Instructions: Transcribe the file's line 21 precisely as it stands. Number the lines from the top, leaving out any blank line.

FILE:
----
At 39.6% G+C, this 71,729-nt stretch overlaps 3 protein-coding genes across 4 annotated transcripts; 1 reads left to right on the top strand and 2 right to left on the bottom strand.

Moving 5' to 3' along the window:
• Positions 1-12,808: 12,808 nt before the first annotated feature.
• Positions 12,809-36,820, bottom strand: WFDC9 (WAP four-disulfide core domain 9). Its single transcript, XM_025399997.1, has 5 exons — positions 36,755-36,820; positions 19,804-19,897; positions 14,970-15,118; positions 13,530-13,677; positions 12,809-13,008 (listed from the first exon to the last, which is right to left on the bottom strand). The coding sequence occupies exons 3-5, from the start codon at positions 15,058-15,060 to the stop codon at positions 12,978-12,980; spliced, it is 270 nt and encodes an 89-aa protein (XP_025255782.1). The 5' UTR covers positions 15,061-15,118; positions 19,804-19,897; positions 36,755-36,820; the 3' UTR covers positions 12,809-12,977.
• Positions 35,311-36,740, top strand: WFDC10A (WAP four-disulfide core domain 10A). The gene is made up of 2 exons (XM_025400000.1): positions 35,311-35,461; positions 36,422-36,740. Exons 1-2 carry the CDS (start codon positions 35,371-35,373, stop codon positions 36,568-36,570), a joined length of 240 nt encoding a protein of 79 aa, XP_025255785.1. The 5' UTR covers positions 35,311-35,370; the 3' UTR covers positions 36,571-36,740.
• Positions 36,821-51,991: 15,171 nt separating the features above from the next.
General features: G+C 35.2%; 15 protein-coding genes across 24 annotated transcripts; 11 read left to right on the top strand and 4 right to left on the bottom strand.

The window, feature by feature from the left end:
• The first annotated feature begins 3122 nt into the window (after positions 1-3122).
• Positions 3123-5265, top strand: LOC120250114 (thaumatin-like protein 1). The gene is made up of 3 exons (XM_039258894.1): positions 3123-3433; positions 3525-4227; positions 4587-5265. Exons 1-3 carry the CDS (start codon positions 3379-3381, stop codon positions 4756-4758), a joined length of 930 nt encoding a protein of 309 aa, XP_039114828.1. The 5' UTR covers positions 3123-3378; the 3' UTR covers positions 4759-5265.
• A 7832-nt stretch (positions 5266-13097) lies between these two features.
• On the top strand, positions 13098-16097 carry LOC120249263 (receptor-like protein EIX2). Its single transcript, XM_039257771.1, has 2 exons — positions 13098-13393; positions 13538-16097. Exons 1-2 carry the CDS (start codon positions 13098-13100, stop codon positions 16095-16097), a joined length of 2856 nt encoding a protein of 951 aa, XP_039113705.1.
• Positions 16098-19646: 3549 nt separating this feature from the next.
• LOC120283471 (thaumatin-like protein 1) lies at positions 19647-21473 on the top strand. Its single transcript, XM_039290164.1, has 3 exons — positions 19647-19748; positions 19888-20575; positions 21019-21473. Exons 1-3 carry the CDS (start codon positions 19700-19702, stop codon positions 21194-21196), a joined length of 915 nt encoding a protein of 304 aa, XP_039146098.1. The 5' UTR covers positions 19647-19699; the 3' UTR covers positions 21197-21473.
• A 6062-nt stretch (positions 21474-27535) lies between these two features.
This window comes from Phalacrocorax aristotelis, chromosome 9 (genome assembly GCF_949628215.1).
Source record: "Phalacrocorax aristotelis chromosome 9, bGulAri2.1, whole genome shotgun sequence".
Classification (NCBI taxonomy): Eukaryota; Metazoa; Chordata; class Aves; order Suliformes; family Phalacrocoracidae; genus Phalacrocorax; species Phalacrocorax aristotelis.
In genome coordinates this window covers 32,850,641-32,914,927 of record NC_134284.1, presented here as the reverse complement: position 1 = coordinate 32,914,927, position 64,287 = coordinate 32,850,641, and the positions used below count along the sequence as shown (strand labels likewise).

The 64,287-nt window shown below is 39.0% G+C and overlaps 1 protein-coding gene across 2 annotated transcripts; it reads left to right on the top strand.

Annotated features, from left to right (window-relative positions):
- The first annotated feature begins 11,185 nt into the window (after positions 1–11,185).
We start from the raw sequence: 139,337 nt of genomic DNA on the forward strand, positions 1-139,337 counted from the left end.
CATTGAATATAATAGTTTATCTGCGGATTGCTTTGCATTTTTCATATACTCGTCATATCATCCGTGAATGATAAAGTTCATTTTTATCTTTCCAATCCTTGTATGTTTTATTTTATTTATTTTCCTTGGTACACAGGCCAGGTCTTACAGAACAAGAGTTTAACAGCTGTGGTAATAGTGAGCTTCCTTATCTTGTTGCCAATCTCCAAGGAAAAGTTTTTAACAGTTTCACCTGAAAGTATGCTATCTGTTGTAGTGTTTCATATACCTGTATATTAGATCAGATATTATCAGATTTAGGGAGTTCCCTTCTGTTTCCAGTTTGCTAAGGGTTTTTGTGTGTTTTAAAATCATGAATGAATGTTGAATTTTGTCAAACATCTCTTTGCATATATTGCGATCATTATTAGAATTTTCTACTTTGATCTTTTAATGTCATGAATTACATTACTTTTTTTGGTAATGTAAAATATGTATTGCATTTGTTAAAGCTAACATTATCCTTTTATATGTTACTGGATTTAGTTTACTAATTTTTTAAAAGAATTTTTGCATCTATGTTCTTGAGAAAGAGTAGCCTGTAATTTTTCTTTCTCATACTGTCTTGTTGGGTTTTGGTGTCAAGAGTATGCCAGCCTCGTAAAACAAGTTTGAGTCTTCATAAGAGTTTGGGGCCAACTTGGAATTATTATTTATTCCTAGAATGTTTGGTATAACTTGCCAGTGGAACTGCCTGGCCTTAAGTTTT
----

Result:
Annotated features, from left to right (window-relative positions):